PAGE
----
description = "3cxTrojanLoader is a trojan that covertly attaches itself to legitimate executable files and activates when the file is launched on the victim computer."

author = "Uptycs Inc"

version = "1"

md5 = "74bc2d0b6680faa1a5a76b27e5479cbc"

 

strings:

$string_rc4alogrithm = {8A 94 04 50 03 00 00 00 D1 02 8C 04 50 04 00 00 44 0F B6 C1 46 8A 8C 04 50 03 00 00 42 88 94 04 50 03 00 00 44 88 8C 04 50 03 00 00 48 FF C0 48 3D 00 01 00 00}

$string_xor = {46 8A 94 0C 50 03 00 00 45 00 D0 45 0F B6 D8 42 8A AC 1C 50 03 00 00 46 88 94 1C 50 03 00 00 42 88 AC 0C 50 03 00 00 42 02 AC 1C 50 03 00 00 44 0F B6 CD 46 8A 8C 0C 50 03 00 00 45 30 0C 0E 48 FF C1 48 39 C8 75 95}

$string_rc4key = "3jB(2bsG#@c7"  ascii wide

 

condition:

all of them

}'

 

macOS

 

Query to Scan for Malicious dylib File

select * from yara where count > 0 and path like '/Applications/3CX Desktop App.app/Contents/Frameworks/Electron Framework.framework/Versions/A/Libraries/%%' and rule = 'rule Uptycs_3CXDropper

{

meta:

malware_name = "3CXDropper"

description = "3CXDropper is a malicious Dynamic Library which is loaded into 3CXDesktopApp and downloads payload from C2."

author = "Uptycs Inc"

version = "1"

md5 = "660ea9b8205fbd2da59fefd26ae5115c"

platform = "macOS"

date = "31-03-2023"

 

strings: 

$3CXDropper_0 = {80 B4 04 30 13 00 00 7A 48 FF C0 48 83 F8 75 75 EF} //XOR with 7a 

$3CXDropper_1 = {49 89 EE 48 89 44 24 10 0F 28 05 E4 17 1C 00 0F 29 84 24 90 13 00 00 0F 28 05 C5 17 1C 00 0F 29 84 24 80 13 00 00 0F 28 05 A6 17 1C 00 0F 29 84 24 70 13 00 00 0F 28 05 87 17 1C 00 0F 29 84 24 60 13 00 00 0F 28 05 68 17 1C 00 0F 29 84 24 50 13 00 00 0F 28 05 49 17 1C 00 0F 29 84 24 40 13 00 00 0F 28 05 2A 17 1C 00 0F 29 84 24 30 13 00 00 48 B8 55 4F 49 4D 54 49 4C 7A 48 89 84 24 9D 13 00 00 31 C0} //XOR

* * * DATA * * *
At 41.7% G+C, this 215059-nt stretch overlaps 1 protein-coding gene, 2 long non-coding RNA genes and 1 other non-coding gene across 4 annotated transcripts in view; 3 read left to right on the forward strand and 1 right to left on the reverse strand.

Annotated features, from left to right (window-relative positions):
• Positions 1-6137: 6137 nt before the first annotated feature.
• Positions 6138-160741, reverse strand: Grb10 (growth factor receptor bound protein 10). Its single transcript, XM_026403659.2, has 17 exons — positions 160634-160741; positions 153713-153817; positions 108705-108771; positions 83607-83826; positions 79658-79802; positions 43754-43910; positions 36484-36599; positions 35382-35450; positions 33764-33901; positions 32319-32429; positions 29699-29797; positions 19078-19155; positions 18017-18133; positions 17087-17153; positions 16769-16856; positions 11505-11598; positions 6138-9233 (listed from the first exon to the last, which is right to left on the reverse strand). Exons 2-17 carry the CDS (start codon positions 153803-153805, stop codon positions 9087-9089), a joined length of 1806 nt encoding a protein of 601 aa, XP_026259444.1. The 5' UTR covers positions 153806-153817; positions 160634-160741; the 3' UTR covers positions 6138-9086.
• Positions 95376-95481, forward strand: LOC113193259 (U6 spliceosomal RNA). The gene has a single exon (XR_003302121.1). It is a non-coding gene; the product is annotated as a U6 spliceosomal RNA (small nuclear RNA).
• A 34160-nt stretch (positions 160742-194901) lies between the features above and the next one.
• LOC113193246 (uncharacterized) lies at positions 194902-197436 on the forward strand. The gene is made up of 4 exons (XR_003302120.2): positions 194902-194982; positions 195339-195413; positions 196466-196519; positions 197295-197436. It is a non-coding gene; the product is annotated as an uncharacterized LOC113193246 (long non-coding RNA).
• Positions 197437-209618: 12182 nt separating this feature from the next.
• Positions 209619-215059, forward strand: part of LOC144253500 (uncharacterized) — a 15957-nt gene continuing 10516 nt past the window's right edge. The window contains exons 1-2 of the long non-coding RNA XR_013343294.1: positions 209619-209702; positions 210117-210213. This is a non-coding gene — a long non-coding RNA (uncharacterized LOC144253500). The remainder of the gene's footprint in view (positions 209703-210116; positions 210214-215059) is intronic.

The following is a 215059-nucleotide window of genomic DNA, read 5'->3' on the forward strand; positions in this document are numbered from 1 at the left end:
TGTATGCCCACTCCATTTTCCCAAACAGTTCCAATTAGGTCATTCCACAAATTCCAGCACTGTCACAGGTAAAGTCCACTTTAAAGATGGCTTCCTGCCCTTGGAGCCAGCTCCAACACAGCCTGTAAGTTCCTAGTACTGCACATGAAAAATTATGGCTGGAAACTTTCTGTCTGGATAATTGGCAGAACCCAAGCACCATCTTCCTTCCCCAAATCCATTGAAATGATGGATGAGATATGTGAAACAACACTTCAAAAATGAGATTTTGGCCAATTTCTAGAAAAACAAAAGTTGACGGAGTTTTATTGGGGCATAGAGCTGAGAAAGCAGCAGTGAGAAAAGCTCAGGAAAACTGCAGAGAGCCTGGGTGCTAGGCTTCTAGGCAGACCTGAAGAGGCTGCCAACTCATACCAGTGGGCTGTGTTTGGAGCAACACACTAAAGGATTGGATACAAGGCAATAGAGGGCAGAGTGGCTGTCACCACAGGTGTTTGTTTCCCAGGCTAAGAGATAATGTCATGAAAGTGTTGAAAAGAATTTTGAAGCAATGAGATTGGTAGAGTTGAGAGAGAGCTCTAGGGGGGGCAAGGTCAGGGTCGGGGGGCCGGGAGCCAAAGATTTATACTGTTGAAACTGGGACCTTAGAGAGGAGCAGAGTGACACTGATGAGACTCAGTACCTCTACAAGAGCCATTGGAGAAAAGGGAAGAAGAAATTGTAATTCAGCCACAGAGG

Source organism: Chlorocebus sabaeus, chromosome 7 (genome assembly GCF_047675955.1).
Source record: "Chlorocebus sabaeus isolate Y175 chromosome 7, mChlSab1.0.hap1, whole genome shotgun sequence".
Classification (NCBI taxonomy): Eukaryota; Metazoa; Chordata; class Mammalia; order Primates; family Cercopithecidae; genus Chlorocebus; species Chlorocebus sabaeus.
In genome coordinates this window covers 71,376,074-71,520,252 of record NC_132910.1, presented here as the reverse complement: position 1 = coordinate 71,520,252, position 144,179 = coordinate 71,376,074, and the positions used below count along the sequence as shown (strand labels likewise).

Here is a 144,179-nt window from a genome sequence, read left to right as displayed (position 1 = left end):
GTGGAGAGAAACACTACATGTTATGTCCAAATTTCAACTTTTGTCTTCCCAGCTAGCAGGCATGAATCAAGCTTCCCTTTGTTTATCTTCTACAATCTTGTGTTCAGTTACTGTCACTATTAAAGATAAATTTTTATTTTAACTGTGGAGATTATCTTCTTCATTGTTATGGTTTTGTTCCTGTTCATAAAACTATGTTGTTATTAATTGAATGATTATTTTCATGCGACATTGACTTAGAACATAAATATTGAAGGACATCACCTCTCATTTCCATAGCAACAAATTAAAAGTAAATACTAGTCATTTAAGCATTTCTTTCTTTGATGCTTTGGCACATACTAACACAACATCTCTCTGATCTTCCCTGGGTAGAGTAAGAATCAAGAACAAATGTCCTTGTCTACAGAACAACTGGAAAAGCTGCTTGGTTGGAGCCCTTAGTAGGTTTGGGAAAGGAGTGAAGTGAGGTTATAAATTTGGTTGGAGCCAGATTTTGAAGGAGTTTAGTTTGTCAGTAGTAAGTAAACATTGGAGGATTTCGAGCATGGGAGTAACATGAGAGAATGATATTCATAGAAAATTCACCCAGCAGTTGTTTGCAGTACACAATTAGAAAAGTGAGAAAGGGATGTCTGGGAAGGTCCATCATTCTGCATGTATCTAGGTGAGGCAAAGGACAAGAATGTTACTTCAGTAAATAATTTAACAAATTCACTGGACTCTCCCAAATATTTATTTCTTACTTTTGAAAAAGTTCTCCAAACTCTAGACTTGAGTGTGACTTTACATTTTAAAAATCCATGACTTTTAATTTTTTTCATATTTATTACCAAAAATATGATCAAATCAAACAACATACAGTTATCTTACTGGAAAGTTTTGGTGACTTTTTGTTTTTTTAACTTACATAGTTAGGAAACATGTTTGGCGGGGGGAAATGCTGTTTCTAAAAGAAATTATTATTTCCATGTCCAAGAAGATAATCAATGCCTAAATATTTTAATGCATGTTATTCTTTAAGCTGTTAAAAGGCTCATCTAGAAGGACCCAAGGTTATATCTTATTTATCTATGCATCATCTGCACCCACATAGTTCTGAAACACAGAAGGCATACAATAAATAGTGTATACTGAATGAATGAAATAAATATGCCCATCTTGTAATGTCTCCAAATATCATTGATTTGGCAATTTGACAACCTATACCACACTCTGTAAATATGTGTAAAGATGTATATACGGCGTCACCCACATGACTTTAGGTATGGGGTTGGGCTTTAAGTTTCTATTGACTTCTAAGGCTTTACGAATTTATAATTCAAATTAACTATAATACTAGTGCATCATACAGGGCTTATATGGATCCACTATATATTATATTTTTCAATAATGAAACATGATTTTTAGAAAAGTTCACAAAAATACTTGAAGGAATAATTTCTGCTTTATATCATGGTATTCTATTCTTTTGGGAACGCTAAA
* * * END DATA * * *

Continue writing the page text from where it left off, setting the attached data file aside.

$3CXDroppertwo_2 = {37 15 00 13 16 16 1B 55 4F 54 4A 5A 52 2D 13 14 1E 15 0D 09 5A 34 2E 5A 4B 4A 54 4A 41 5A 2D 13 14 4C 4E 41 5A 02 4C 4E 53 5A 3B 0A 0A 16 1F 2D 1F 18 31 13 0E 55 4F 49 4D 54 49 4C 5A 52 31 32 2E 37 36 56 5A 16 13 11 1F 5A 3D 1F 19 11 15 53 5A 39 12 08 15 17 1F 55 4B 4A 42 54 4A 54 4F 49 4F 43 54 4B 48 42 5A 29 1B 1C 1B 08 13 55 4F 49 4D 54 49 4C 7A}

// Mozilla/5.0 (Windows NT 10.0; Win64; x64) AppleWebKit/537.36 (KHTML, like Gecko) Chrome/108.0.5359.128 Safari/53

$3CXDroppertwo_3 = {55 29 03 09 0e 1f 17 55 36 13 18 08 1b 08 03 55 39 15 08 1f 29 1f 08 0c 13 19 1f 09 55 29 03 09 0e 1f 17 2c 1f 08 09 13 15 14 54 0a 16 13 09 0e}

// System/Library/CoreServices/SystemVersion.plist 

$3CXDroppertwo_4 = {25 25 0e 0f 0e 17 1b 47}

// __tutma=



condition:

all of ($3CXDropper_*) and 1 of ($3CXDroppertwo_*)

}'